As far as I understand it eyes have evolved once, but complex eyes have evolved from ancestral ones dozens of times. Anyway, this phenomenon, wherein similar or identical adaptations evolve under similar or identical selective pressures, is called convergent evolution. Essentially, your question is whether human-style intelligence could be a product of convergent evolution. Needless to say, for that to be so it would have to happen at least twice. As far as we know from testing animals across the world, no other species are quite as smart as us. Admittedly "high", if not human, intelligence has come from convergent evolution quite a bit. Compare non-human primates, cetaceans, Corvidae (the smartest birds; their brains are proportionally at least as large as in everything other than humans, and they're not far behind us), cephalopods, eusocial insects and even some single-celled life such as the slime mold P polycephalum. I haven't got links to all the "wow, they can do that?" examples to hand, but ... they're all impressive to human provincialists. As to how many of you "human-like" criteria each one achieves, we're still working on it.

Mon, 23 Apr 2012 20:53:24 UTC | #936803

raytoman's Avatar Comment 6 by raytoman

There have been about 18 homo species of ape of which we are the most recent. Neandrathals even had religion though they evolved 1-3 hundred thousand years before us and were arguably more intelligent and stronger but shorter and less agressive than us.

Where we went wrong was being arrogant enough to think there was some purpose to our lives. The only purpose is that which individual humans decide. We are just a unique collection of genes that replicates itself.

Some of these genes are the same as those that existed in the earliest life forms (yes, billions of years old) and of course we share genes with all other lifeforms, 98% or more in the case of the other living apes.

Thinking, erroneously, we were special, we invented religion before the scientific method so currently 6 billion or more of us believe we were created by some super being who lives in the sky. Individuals invented all sorts of deities and religions to enable them to exercise power and control and those who questioned were culled and therefore, typically, our brightest and best were removed from the gene pool.

It's only in the past 500 or so years that science has enabled us to establish where we live and what we are. Unfortunately, very few bother to find out and so we are still gradually becoming dumber.

I suspect that instead of other species evolving to be brighter than us, we will become dumber than them (unless we succeed in killing them all first). My personal view is that we will kill ourselves off first and all that will be left is the possibility of life emerging from the sea again to give the planet another shot. Just think, cetaceans walking on earth again.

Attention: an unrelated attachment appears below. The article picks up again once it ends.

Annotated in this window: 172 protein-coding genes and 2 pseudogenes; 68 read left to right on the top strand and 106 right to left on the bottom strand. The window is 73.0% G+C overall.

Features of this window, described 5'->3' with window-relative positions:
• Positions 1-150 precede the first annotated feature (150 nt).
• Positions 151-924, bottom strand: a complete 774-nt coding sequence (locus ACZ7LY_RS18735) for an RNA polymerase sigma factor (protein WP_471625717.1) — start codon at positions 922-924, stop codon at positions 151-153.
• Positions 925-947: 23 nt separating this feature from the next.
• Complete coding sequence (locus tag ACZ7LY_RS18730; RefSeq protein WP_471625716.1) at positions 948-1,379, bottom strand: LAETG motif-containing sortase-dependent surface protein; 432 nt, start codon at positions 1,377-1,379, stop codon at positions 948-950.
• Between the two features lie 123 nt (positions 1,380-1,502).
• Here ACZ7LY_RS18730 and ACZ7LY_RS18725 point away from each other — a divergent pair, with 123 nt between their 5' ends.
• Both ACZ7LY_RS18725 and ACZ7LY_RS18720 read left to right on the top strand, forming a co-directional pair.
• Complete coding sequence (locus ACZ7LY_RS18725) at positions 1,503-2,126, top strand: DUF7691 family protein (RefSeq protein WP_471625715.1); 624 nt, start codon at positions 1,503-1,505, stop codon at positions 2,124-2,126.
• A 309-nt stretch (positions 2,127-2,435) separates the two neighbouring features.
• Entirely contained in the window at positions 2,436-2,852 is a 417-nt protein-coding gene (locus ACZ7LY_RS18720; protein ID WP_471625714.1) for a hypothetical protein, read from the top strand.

Mon, 23 Apr 2012 22:48:30 UTC | #936832

sheepcat's Avatar Comment 7 by sheepcat

Thinking, erroneously, we were special, we invented religion before the scientific method so currently 6 billion or more of us believe we were created by some super being who lives in the sky. Individuals invented all sorts of deities and religions to enable them to exercise power and control and those who questioned were culled and therefore, typically, our brightest and best were removed from the gene pool.

This is a bit of a gloomy outlook, religion wasn't really invented but was initially the result of early attempts to explain our existence. The people who came up with religious ideas were almost certainly our "best and brightest" at the time. Proto humans didn't have a lot of information to go on to construct a useful view of the world, several things were "obvious", the world was flat, the sun and moon went around it, the world appeared very well designed to meet our needs.

Even into the last couple of hundred years religious men were often our best and brightest, Issac Newton, Gregor Mendel, in fact no other lifestyle offered the chance to entirely devote ones life to study.

It is only really after the publication of the Origin of species that there existed a well thought out theory that explained all of lifes diversity without reference to an outside influence. So it is only really after this point that it starts to become a little odd to continue claiming God made everything.

Religion (in my opinion) is an inevitable stage in any evolving intelligence getting to know the universe, it wasn't created with the purpose of controlling people it just happens to be a very useful tool if you do want to control people.

Oh, and we are "special" we are as far as we know unique in the universe in recognising the very mechanism by which we came into being, meaning that it is possible for us to escape from the ramifications of existing just to survive.

Tue, 24 Apr 2012 09:02:28 UTC | #936954

UncleVanya's Avatar Comment 8 by UncleVanya

It's also important to remember that adaptations need to generate an immediate pay-off in order to be reinforced, and that evolution does not operate with any long-term "goals" in mind. The level of intelligence we enjoy now may seem pretty great, but the blind forces of evolution could not look ahead and work towards this level - each gradual increase in intelligence had to be beneficial at the time.